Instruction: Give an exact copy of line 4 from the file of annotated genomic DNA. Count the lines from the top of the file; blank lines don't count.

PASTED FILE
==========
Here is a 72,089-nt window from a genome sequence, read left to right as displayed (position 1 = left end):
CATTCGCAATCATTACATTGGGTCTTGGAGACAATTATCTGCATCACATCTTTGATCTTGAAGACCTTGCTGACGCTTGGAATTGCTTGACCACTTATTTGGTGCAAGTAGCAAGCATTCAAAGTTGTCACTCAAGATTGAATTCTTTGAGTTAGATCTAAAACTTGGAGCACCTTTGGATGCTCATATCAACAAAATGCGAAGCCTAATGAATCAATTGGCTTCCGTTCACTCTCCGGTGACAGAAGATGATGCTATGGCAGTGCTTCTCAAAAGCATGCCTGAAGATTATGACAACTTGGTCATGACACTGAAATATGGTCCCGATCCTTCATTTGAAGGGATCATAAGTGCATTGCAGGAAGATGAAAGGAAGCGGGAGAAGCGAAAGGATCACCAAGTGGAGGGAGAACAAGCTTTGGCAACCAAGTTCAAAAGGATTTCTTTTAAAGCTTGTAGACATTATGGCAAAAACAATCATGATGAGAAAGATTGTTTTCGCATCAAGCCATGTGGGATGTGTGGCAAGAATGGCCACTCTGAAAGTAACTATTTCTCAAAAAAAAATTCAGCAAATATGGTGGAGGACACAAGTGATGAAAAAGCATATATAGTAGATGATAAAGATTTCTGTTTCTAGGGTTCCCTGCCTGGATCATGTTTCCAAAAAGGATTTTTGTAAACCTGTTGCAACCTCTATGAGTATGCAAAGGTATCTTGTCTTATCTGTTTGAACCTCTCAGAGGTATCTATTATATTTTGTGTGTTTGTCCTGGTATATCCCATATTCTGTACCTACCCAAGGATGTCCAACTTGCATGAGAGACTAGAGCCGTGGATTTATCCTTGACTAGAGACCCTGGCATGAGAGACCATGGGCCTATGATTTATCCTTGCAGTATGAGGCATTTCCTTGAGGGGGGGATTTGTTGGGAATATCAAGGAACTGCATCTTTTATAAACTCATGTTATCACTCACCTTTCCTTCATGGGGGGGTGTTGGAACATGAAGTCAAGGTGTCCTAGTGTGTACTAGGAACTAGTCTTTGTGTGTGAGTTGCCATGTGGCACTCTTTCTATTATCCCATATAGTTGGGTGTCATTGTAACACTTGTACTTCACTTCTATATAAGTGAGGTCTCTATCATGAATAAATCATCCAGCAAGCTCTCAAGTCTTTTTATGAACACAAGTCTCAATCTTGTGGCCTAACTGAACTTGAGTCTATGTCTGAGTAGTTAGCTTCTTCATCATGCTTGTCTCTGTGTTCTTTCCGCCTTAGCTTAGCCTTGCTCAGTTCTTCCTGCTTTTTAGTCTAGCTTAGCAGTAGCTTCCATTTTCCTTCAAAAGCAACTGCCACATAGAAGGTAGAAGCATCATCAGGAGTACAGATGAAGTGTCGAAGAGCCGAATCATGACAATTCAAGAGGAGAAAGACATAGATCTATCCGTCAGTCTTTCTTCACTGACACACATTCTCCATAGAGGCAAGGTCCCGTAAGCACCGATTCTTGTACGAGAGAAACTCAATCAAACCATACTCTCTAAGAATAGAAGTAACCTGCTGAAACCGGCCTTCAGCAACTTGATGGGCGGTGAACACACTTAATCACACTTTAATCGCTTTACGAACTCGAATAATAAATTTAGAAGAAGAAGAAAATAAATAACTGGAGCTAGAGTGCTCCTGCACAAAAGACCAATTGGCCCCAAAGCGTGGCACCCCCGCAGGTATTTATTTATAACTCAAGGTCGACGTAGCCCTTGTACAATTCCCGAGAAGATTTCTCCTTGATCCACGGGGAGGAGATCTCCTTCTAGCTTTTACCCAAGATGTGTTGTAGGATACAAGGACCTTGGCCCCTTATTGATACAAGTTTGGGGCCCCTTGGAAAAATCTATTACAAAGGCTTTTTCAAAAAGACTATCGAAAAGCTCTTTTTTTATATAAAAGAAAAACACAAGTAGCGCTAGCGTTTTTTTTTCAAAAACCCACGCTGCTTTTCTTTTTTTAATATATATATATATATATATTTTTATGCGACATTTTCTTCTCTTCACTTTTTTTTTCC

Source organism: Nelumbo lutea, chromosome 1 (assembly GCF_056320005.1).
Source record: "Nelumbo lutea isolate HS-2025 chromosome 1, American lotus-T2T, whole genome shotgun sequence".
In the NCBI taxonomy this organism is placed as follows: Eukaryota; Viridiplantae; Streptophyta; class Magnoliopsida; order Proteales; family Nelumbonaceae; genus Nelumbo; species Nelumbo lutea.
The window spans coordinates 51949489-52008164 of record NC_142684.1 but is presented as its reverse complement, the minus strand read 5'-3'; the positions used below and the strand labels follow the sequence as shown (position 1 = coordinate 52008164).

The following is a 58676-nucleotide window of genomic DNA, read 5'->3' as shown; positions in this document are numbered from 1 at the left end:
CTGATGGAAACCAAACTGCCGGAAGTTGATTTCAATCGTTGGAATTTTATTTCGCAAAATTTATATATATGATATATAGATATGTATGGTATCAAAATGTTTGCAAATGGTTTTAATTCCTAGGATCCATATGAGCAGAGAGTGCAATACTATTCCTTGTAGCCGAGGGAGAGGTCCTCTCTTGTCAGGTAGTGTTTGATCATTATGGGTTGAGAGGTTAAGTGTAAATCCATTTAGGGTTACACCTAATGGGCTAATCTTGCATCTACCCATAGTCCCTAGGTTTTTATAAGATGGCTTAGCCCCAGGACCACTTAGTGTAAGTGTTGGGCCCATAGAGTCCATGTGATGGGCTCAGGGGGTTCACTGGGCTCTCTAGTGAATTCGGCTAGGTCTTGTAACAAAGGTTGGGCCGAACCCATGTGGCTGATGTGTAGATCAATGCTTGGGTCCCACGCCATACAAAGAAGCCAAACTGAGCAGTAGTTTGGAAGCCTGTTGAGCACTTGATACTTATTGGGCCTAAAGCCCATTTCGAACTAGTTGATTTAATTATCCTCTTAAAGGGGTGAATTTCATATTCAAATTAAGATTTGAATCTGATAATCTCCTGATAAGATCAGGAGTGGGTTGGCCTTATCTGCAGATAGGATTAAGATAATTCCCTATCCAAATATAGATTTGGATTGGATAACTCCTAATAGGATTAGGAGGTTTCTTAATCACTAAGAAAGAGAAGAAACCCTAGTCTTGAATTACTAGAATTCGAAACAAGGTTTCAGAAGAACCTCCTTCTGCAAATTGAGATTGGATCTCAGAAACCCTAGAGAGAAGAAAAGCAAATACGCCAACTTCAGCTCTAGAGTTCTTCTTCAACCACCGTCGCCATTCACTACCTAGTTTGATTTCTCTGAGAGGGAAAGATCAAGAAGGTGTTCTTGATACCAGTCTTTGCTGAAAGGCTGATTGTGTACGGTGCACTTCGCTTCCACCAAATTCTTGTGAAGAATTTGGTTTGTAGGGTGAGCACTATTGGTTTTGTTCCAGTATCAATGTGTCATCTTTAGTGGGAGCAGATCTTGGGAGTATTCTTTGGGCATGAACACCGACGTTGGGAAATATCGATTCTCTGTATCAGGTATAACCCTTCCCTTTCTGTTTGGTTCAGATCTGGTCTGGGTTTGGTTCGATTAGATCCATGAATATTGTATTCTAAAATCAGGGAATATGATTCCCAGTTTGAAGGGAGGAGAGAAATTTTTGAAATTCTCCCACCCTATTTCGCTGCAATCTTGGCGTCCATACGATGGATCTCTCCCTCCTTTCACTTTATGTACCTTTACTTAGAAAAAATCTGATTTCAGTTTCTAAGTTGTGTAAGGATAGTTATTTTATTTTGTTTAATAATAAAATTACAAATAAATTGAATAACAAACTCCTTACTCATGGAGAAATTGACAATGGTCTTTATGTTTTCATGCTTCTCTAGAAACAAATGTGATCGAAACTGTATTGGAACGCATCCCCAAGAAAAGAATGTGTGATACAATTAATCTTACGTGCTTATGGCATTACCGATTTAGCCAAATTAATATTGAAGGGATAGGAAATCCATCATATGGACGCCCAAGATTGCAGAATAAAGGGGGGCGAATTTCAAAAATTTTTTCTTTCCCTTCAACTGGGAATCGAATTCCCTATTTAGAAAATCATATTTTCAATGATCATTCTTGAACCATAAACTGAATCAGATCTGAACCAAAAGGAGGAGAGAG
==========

Source record: "Nelumbo lutea isolate HS-2025 chromosome 1, American lotus-T2T, whole genome shotgun sequence".